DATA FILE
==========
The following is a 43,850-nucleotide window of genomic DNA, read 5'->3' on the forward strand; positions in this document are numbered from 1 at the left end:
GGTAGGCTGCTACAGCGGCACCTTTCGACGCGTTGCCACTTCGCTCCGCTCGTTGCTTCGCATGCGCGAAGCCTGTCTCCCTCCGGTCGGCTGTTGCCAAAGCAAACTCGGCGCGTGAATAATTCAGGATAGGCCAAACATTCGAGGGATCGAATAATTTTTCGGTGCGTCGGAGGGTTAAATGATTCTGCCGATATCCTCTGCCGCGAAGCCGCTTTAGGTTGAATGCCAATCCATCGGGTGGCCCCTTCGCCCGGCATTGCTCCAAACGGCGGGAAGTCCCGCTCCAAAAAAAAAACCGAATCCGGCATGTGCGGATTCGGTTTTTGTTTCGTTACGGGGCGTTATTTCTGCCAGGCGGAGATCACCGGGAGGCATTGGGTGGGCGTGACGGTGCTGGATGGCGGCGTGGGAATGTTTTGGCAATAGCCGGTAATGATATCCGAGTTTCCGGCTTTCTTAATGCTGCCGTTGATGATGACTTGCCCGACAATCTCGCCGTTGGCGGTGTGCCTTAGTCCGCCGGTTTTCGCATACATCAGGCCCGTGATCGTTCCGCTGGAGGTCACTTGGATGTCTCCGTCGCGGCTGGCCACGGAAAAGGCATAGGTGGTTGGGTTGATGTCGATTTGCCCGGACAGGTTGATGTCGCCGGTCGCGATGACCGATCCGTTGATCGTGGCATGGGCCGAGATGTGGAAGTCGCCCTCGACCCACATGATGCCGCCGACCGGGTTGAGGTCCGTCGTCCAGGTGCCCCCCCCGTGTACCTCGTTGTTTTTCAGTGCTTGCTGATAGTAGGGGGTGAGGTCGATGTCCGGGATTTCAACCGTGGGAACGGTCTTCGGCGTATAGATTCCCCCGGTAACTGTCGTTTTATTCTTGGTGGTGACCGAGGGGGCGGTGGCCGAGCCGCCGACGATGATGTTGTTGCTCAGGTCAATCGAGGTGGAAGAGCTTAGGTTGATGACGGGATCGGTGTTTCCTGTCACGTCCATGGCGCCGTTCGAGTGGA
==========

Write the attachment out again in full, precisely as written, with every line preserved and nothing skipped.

The following is a 43,850-nucleotide window of genomic DNA, read 5'->3' on the forward strand; positions in this document are numbered from 1 at the left end:
GGTAGGCTGCTACAGCGGCACCTTTCGACGCGTTGCCACTTCGCTCCGCTCGTTGCTTCGCATGCGCGAAGCCTGTCTCCCTCCGGTCGGCTGTTGCCAAAGCAAACTCGGCGCGTGAATAATTCAGGATAGGCCAAACATTCGAGGGATCGAATAATTTTTCGGTGCGTCGGAGGGTTAAATGATTCTGCCGATATCCTCTGCCGCGAAGCCGCTTTAGGTTGAATGCCAATCCATCGGGTGGCCCCTTCGCCCGGCATTGCTCCAAACGGCGGGAAGTCCCGCTCCAAAAAAAAAACCGAATCCGGCATGTGCGGATTCGGTTTTTGTTTCGTTACGGGGCGTTATTTCTGCCAGGCGGAGATCACCGGGAGGCATTGGGTGGGCGTGACGGTGCTGGATGGCGGCGTGGGAATGTTTTGGCAATAGCCGGTAATGATATCCGAGTTTCCGGCTTTCTTAATGCTGCCGTTGATGATGACTTGCCCGACAATCTCGCCGTTGGCGGTGTGCCTTAGTCCGCCGGTTTTCGCATACATCAGGCCCGTGATCGTTCCGCTGGAGGTCACTTGGATGTCTCCGTCGCGGCTGGCCACGGAAAAGGCATAGGTGGTTGGGTTGATGTCGATTTGCCCGGACAGGTTGATGTCGCCGGTCGCGATGACCGATCCGTTGATCGTGGCATGGGCCGAGATGTGGAAGTCGCCCTCGACCCACATGATGCCGCCGACCGGGTTGAGGTCCGTCGTCCAGGTGCCCCCCCCGTGTACCTCGTTGTTTTTCAGTGCTTGCTGATAGTAGGGGGTGAGGTCGATGTCCGGGATTTCAACCGTGGGAACGGTCTTCGGCGTATAGATTCCCCCGGTAACTGTCGTTTTATTCTTGGTGGTGACCGAGGGGGCGGTGGCCGAGCCGCCGACGATGATGTTGTTGCTCAGGTCAATCGAGGTGGAAGAGCTTAGGTTGATGACGGGATCGGTGTTTCCTGTCACGTCCATGGCGCCGTTCGAGTGGA